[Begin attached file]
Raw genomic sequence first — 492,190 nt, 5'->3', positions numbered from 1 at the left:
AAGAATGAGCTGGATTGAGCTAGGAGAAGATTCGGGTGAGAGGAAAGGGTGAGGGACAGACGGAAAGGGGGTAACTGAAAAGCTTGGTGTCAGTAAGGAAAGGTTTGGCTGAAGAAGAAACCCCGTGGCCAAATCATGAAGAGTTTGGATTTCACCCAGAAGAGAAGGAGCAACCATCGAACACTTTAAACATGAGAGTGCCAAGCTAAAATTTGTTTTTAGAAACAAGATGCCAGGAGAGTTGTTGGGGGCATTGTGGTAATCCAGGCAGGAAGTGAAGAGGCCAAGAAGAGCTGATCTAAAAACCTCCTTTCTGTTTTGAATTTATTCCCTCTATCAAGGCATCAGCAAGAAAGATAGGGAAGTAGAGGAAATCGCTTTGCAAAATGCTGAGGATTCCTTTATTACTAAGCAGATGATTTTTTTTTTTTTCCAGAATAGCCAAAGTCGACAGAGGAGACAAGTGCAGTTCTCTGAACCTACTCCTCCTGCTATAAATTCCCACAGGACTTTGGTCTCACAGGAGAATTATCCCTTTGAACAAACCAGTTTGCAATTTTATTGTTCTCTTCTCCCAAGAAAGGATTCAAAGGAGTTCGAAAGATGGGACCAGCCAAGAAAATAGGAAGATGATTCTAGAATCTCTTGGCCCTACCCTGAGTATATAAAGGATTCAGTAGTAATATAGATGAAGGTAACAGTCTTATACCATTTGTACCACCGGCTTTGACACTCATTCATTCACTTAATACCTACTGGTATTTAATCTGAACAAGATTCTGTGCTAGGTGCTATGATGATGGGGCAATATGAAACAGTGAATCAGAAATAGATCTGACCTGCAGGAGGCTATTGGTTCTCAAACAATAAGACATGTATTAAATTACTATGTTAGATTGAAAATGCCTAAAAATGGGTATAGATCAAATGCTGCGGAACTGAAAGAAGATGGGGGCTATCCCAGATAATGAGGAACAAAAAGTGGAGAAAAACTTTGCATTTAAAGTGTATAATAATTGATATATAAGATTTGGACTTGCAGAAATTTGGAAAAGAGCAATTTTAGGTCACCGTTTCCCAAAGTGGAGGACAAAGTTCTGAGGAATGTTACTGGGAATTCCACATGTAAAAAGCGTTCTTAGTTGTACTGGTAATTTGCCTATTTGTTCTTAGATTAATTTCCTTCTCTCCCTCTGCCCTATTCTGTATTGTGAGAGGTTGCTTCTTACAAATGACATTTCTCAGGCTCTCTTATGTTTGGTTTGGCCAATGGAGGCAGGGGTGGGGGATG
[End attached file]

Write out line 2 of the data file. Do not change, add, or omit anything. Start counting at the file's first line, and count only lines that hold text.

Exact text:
AAGAATGAGCTGGATTGAGCTAGGAGAAGATTCGGGTGAGAGGAAAGGGTGAGGGACAGACGGAAAGGGGGTAACTGAAAAGCTTGGTGTCAGTAAGGAAAGGTTTGGCTGAAGAAGAAACCCCGTGGCCAAATCATGAAGAGTTTGGATTTCACCCAGAAGAGAAGGAGCAACCATCGAACACTTTAAACATGAGAGTGCCAAGCTAAAATTTGTTTTTAGAAACAAGATGCCAGGAGAGTTGTTGGGGGCATTGTGGTAATCCAGGCAGGAAGTGAAGAGGCCAAGAAGAGCTGATCTAAAAACCTCCTTTCTGTTTTGAATTTATTCCCTCTATCAAGGCATCAGCAAGAAAGATAGGGAAGTAGAGGAAATCGCTTTGCAAAATGCTGAGGATTCCTTTATTACTAAGCAGATGATTTTTTTTTTTTTCCAGAATAGCCAAAGTCGACAGAGGAGACAAGTGCAGTTCTCTGAACCTACTCCTCCTGCTATAAATTCCCACAGGACTTTGGTCTCACAGGAGAATTATCCCTTTGAACAAACCAGTTTGCAATTTTATTGTTCTCTTCTCCCAAGAAAGGATTCAAAGGAGTTCGAAAGATGGGACCAGCCAAGAAAATAGGAAGATGATTCTAGAATCTCTTGGCCCTACCCTGAGTATATAAAGGATTCAGTAGTAATATAGATGAAGGTAACAGTCTTATACCATTTGTACCACCGGCTTTGACACTCATTCATTCACTTAATACCTACTGGTATTTAATCTGAACAAGATTCTGTGCTAGGTGCTATGATGATGGGGCAATATGAAACAGTGAATCAGAAATAGATCTGACCTGCAGGAGGCTATTGGTTCTCAAACAATAAGACATGTATTAAATTACTATGTTAGATTGAAAATGCCTAAAAATGGGTATAGATCAAATGCTGCGGAACTGAAAGAAGATGGGGGCTATCCCAGATAATGAGGAACAAAAAGTGGAGAAAAACTTTGCATTTAAAGTGTATAATAATTGATATATAAGATTTGGACTTGCAGAAATTTGGAAAAGAGCAATTTTAGGTCACCGTTTCCCAAAGTGGAGGACAAAGTTCTGAGGAATGTTACTGGGAATTCCACATGTAAAAAGCGTTCTTAGTTGTACTGGTAATTTGCCTATTTGTTCTTAGATTAATTTCCTTCTCTCCCTCTGCCCTATTCTGTATTGTGAGAGGTTGCTTCTTACAAATGACATTTCTCAGGCTCTCTTATGTTTGGTTTGGCCAATGGAGGCAGGGGTGGGGGATG